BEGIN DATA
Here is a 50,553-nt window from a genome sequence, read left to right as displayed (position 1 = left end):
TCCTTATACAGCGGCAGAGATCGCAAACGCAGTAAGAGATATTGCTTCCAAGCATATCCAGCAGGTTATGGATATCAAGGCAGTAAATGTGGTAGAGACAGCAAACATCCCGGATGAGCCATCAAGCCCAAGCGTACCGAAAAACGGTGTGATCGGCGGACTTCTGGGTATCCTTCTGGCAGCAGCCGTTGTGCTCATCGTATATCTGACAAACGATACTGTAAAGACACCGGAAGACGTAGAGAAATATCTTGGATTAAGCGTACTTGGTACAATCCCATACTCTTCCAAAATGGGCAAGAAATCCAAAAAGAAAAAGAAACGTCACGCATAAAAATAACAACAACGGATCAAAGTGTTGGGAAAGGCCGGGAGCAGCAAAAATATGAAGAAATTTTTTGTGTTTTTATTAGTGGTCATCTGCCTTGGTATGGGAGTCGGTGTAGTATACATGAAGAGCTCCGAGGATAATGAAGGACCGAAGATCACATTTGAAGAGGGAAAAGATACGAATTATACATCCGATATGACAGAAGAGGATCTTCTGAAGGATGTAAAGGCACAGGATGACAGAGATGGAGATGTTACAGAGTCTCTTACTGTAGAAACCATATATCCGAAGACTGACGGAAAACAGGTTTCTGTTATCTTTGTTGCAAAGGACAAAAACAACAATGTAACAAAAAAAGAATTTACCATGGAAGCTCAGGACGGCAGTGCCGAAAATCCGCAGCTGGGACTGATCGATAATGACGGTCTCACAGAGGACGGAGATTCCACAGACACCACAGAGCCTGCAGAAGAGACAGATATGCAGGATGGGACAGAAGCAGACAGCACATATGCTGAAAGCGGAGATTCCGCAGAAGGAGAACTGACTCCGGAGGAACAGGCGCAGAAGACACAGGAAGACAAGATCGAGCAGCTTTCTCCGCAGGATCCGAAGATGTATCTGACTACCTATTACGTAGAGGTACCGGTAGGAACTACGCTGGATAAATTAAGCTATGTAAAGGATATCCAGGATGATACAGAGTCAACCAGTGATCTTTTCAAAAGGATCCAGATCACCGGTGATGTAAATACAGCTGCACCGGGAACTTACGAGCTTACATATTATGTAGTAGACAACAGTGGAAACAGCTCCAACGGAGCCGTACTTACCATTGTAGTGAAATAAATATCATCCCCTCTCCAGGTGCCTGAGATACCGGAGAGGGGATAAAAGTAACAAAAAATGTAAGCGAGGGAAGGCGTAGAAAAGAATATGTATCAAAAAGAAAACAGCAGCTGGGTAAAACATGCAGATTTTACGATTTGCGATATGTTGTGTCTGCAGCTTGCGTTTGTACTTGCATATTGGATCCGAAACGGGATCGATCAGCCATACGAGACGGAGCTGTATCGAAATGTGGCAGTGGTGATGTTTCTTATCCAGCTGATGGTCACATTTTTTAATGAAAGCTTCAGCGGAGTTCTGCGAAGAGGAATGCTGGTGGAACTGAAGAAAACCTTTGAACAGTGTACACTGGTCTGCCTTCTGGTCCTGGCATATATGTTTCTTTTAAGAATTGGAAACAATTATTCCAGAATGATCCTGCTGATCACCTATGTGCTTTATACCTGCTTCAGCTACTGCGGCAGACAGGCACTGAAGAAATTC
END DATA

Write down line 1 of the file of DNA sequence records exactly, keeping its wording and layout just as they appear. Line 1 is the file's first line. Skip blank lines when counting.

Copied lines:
Here is a 50,553-nt window from a genome sequence, read left to right as displayed (position 1 = left end):